On November 7, 2008, the court issued judgment against Plant for $1,038,000 in economic damages, $400,000 for pain and suffering, $400,000 for loss of consortium, and $1,000,000 in wrongful death damages ($600,000 to his wife and $400,000 to his daughter). The judgment stated it “shall be amended nunc pro tunc to the date of its filing, today, November 7, 2009, [ sic ] when the Court makes its determinations as to costs and the amount by which the economic damages award shall be reduced to reflect plaintiffs' preverdict settlements with other defendants.” 2 (Italics omitted.) On November 26, 2008, the court ordered the “judgment filed on November 7, 2008 ... modified so that the economic damages awarded against Plant Insulation Company ... shall be reduced by 10.349% of $9,139,490.46 or $945,845.87, for a net reduction of $93,104.13.” This timely appeal by Plant followed.

III. Discussion

Plant challenges the trial court's ruling that excluded the Navy from the list of entities to which fault could be allocated pursuant to Proposition 51. There is no dispute the Navy is immune from liability for plaintiffs' asbestos claims. Whether the Navy's immunity precludes an allocation of fault under Proposition 51 turns on the nature and character of the immunity, and is a question of law we review de novo. (See People ex rel. Lockyer v. Shamrock Foods Co. (2000) 24 Cal.4th 415, 432, 101 Cal.Rptr.2d 200, 11 P.3d 956.)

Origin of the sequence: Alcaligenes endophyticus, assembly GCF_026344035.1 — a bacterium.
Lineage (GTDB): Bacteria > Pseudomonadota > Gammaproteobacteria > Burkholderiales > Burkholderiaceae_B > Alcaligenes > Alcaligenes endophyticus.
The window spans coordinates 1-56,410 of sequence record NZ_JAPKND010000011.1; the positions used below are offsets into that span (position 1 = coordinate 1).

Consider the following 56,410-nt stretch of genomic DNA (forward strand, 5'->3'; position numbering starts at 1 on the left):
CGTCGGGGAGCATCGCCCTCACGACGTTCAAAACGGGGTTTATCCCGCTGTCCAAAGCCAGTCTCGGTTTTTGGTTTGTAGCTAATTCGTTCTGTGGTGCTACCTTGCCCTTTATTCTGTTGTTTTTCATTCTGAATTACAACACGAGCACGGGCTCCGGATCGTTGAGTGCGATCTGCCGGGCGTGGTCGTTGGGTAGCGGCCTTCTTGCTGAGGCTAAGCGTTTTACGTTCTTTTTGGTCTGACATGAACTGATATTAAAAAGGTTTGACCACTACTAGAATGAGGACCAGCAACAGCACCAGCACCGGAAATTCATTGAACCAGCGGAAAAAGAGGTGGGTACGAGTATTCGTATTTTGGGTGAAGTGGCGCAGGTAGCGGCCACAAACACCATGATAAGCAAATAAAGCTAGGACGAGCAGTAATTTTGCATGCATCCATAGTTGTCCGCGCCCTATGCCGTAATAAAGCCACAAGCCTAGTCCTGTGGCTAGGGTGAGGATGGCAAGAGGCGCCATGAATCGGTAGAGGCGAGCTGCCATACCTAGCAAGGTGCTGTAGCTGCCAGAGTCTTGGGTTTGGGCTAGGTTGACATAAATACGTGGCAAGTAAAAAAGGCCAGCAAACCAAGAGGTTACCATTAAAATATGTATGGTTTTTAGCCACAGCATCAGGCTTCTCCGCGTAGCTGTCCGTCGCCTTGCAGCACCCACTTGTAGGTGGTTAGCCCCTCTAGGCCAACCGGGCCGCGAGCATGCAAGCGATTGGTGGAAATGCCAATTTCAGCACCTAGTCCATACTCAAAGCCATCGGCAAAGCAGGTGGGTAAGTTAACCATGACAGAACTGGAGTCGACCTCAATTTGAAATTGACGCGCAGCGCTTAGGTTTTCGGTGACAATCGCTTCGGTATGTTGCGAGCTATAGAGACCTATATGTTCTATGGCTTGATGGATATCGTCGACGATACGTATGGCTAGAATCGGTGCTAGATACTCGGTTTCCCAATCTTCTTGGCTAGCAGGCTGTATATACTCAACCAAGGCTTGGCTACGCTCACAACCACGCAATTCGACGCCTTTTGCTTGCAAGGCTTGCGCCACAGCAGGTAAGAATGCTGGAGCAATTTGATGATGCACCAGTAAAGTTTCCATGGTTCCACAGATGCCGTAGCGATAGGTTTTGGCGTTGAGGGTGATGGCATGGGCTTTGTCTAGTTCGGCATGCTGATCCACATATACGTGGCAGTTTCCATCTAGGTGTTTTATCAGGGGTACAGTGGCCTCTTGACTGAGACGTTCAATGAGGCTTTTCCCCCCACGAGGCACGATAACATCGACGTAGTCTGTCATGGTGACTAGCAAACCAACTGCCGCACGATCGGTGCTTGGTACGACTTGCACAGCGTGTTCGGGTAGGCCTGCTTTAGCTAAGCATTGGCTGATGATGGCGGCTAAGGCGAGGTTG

A. Proposition 51 and Fault Allocation to Immune Entities

We first examine the purpose and scope of Proposition 51, and its application to individuals and entities immune from suit.

By 1986, when Proposition 51 was placed on the ballot, “the courts had eliminated certain inequities of the former tort recovery system, but so-called ‘deep pocket’ defendants whose fault was slight could still be saddled with large damage awards mainly attributable to the greater fault of others who were able to escape their full proportionate contribution. [Citation.] Proposition 51 sought to modify this system of recovery.” ( DaFonte v. Up-Right, Inc. (1992) 2 Cal.4th 593, 599, 7 Cal.Rptr.2d 238, 828 P.2d 140 ( DaFonte ).)